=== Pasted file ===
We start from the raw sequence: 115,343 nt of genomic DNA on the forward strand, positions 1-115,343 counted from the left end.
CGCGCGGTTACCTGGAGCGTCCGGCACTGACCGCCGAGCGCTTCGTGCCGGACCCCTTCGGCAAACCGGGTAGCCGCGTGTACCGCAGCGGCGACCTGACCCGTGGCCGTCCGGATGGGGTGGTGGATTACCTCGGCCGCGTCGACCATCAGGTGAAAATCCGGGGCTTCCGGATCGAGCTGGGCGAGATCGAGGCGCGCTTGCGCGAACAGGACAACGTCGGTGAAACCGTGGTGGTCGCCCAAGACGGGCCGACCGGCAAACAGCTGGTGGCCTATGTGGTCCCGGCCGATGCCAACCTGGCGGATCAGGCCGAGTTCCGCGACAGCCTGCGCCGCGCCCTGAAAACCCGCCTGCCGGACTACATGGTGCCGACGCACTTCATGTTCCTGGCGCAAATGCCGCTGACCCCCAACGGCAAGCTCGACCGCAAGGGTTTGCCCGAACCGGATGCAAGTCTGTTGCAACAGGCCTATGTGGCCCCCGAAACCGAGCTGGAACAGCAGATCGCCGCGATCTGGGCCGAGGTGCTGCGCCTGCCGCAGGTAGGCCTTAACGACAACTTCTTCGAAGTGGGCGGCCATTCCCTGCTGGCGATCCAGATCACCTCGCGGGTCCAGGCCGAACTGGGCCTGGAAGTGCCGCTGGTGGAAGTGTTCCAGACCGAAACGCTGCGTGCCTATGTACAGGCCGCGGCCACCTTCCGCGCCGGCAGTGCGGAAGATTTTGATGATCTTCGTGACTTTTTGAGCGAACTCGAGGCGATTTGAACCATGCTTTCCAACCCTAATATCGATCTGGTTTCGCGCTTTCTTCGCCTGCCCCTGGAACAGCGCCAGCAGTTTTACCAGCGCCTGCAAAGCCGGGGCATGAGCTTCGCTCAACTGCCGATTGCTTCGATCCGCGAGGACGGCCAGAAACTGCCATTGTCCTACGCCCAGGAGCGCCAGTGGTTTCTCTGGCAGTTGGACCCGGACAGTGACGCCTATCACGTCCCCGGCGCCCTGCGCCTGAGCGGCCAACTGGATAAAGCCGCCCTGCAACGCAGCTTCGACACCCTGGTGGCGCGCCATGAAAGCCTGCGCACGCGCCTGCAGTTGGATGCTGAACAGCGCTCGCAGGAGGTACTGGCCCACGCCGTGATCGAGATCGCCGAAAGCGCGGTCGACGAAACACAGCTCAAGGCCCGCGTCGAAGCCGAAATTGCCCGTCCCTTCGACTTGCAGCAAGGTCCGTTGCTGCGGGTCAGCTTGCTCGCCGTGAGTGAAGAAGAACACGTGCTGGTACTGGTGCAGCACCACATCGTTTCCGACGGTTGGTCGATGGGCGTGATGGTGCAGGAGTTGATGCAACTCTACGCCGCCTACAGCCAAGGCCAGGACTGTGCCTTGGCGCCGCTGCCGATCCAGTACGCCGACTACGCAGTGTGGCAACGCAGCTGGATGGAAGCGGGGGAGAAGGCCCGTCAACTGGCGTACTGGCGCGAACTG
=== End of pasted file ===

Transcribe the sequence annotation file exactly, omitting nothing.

We start from the raw sequence: 115,343 nt of genomic DNA on the forward strand, positions 1-115,343 counted from the left end.
CGCGCGGTTACCTGGAGCGTCCGGCACTGACCGCCGAGCGCTTCGTGCCGGACCCCTTCGGCAAACCGGGTAGCCGCGTGTACCGCAGCGGCGACCTGACCCGTGGCCGTCCGGATGGGGTGGTGGATTACCTCGGCCGCGTCGACCATCAGGTGAAAATCCGGGGCTTCCGGATCGAGCTGGGCGAGATCGAGGCGCGCTTGCGCGAACAGGACAACGTCGGTGAAACCGTGGTGGTCGCCCAAGACGGGCCGACCGGCAAACAGCTGGTGGCCTATGTGGTCCCGGCCGATGCCAACCTGGCGGATCAGGCCGAGTTCCGCGACAGCCTGCGCCGCGCCCTGAAAACCCGCCTGCCGGACTACATGGTGCCGACGCACTTCATGTTCCTGGCGCAAATGCCGCTGACCCCCAACGGCAAGCTCGACCGCAAGGGTTTGCCCGAACCGGATGCAAGTCTGTTGCAACAGGCCTATGTGGCCCCCGAAACCGAGCTGGAACAGCAGATCGCCGCGATCTGGGCCGAGGTGCTGCGCCTGCCGCAGGTAGGCCTTAACGACAACTTCTTCGAAGTGGGCGGCCATTCCCTGCTGGCGATCCAGATCACCTCGCGGGTCCAGGCCGAACTGGGCCTGGAAGTGCCGCTGGTGGAAGTGTTCCAGACCGAAACGCTGCGTGCCTATGTACAGGCCGCGGCCACCTTCCGCGCCGGCAGTGCGGAAGATTTTGATGATCTTCGTGACTTTTTGAGCGAACTCGAGGCGATTTGAACCATGCTTTCCAACCCTAATATCGATCTGGTTTCGCGCTTTCTTCGCCTGCCCCTGGAACAGCGCCAGCAGTTTTACCAGCGCCTGCAAAGCCGGGGCATGAGCTTCGCTCAACTGCCGATTGCTTCGATCCGCGAGGACGGCCAGAAACTGCCATTGTCCTACGCCCAGGAGCGCCAGTGGTTTCTCTGGCAGTTGGACCCGGACAGTGACGCCTATCACGTCCCCGGCGCCCTGCGCCTGAGCGGCCAACTGGATAAAGCCGCCCTGCAACGCAGCTTCGACACCCTGGTGGCGCGCCATGAAAGCCTGCGCACGCGCCTGCAGTTGGATGCTGAACAGCGCTCGCAGGAGGTACTGGCCCACGCCGTGATCGAGATCGCCGAAAGCGCGGTCGACGAAACACAGCTCAAGGCCCGCGTCGAAGCCGAAATTGCCCGTCCCTTCGACTTGCAGCAAGGTCCGTTGCTGCGGGTCAGCTTGCTCGCCGTGAGTGAAGAAGAACACGTGCTGGTACTGGTGCAGCACCACATCGTTTCCGACGGTTGGTCGATGGGCGTGATGGTGCAGGAGTTGATGCAACTCTACGCCGCCTACAGCCAAGGCCAGGACTGTGCCTTGGCGCCGCTGCCGATCCAGTACGCCGACTACGCAGTGTGGCAACGCAGCTGGATGGAAGCGGGGGAGAAGGCCCGTCAACTGGCGTACTGGCGCGAACTG